• New vehicle types and business models will be required. A drastic reduction in the number of cars needed would significantly impact car manufacturer business models. New services will develop under these conditions, but it is unclear who will manage them and how they will be monetized. The role of authorities, both regulatory and fiscal, will be important in guiding developments or potentially maintaining market barriers. Innovative maintenance programs could be part of the monetization package developed for these services.

  • Public transport, taxi operations and urban transport governance will have to adapt. Shared self-driving car fleets will directly compete with urban taxi and public transport services, as currently organized. Such fleets might effectively become a new form of low capacity, high quality public transport. This is likely to cause significant labor issues, ITF suggests. Governance of transport services, including concession rules and arrangements, will have to adapt.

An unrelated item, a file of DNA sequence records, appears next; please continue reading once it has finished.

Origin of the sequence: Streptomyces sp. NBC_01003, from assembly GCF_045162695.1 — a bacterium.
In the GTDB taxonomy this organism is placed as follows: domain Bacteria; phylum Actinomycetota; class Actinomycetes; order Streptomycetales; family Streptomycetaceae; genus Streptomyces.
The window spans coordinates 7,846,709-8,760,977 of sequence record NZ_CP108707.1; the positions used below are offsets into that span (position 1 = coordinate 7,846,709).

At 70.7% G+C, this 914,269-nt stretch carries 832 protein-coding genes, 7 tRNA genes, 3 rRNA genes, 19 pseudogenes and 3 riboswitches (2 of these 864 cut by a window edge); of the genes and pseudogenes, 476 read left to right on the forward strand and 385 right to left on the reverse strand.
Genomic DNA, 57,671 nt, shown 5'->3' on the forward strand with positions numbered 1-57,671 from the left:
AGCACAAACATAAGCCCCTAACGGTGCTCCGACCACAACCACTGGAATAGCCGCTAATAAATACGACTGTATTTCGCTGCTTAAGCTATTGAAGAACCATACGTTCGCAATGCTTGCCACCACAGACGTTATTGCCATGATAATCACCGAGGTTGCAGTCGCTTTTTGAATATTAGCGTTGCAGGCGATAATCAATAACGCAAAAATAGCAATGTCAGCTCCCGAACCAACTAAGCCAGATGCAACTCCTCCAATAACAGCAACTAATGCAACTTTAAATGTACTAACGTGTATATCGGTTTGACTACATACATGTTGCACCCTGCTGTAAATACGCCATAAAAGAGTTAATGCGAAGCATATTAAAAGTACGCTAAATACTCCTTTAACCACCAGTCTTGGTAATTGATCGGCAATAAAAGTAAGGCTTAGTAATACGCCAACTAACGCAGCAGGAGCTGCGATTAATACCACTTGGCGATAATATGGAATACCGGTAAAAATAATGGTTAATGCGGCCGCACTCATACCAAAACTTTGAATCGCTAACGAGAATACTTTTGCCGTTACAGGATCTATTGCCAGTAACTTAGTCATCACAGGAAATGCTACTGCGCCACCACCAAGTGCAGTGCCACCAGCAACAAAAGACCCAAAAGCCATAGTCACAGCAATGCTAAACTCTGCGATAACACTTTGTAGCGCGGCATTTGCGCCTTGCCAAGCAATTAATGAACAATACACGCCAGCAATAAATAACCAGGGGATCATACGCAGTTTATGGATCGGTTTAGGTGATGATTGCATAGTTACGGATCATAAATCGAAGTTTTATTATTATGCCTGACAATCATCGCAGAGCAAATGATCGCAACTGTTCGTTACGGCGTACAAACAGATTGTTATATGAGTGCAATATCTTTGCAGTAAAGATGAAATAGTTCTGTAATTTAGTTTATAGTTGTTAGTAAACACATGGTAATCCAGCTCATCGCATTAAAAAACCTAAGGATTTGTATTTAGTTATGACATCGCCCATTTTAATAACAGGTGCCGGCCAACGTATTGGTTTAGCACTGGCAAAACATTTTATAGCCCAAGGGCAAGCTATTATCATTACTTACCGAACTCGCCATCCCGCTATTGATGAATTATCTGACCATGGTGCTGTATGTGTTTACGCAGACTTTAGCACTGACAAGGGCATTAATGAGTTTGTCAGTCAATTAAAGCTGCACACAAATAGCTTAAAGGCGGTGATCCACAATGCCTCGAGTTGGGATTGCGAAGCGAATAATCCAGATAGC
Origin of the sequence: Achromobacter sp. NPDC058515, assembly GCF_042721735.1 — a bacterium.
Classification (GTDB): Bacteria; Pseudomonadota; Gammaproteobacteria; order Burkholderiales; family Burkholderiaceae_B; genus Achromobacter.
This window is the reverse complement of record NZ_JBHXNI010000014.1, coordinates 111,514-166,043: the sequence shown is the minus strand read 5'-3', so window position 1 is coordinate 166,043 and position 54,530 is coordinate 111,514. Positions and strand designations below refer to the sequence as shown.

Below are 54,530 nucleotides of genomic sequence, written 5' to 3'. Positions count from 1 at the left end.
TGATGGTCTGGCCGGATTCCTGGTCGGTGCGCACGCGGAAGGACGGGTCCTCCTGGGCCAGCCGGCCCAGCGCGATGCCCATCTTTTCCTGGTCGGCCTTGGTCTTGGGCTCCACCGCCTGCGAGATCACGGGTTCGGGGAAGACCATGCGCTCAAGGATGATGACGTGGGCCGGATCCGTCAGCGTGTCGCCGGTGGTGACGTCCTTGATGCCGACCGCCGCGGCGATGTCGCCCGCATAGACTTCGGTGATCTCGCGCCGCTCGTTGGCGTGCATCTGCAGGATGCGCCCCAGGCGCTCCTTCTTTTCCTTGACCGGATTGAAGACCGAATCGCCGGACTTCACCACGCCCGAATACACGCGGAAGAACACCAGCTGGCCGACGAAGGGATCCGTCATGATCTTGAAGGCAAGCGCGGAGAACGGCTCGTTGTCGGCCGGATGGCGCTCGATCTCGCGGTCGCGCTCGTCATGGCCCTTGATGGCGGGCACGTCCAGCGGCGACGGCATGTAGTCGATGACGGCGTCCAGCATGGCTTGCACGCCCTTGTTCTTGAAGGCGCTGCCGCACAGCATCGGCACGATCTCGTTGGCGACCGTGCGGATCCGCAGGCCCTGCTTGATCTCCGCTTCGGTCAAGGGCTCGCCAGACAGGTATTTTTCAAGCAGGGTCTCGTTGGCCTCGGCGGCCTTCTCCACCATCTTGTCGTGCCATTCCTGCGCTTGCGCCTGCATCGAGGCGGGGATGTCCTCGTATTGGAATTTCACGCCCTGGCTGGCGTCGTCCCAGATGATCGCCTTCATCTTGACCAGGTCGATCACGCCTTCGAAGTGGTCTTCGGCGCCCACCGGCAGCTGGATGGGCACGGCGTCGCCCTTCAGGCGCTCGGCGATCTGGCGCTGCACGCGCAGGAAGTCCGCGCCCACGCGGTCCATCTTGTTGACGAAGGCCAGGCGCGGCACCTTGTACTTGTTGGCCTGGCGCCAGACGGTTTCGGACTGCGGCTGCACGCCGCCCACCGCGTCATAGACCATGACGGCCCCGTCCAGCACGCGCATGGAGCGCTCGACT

• Mixing fleets of shared self-driving vehicles and privately-owned cars will not deliver the same benefits as a full TaxiBot/AutoVot fleet—but still remains attractive. In all fleet-mixing scenarios, overall vehicle travel will be higher. Also, vehicle numbers will increase in three out of four peak hour scenarios. Improved traffic flow of automated cars could mitigate congestion up to a point. However, the public policy case for self-driving fleets alone (without high-capacity public transport) may be difficult to make based solely on space and congestion benefits, due to the increase in overall travel volumes. Nonetheless, even in mixed scenarios, shared self-driving fleets could be a cost- effective alternative to traditional forms of public transport, if the impacts of additional travel are mitigated. “All in” deployment of shared self-driving fleets may be easier in circumscribed areas such as business parks, campuses, islands, as well as in cities with low motorization rates.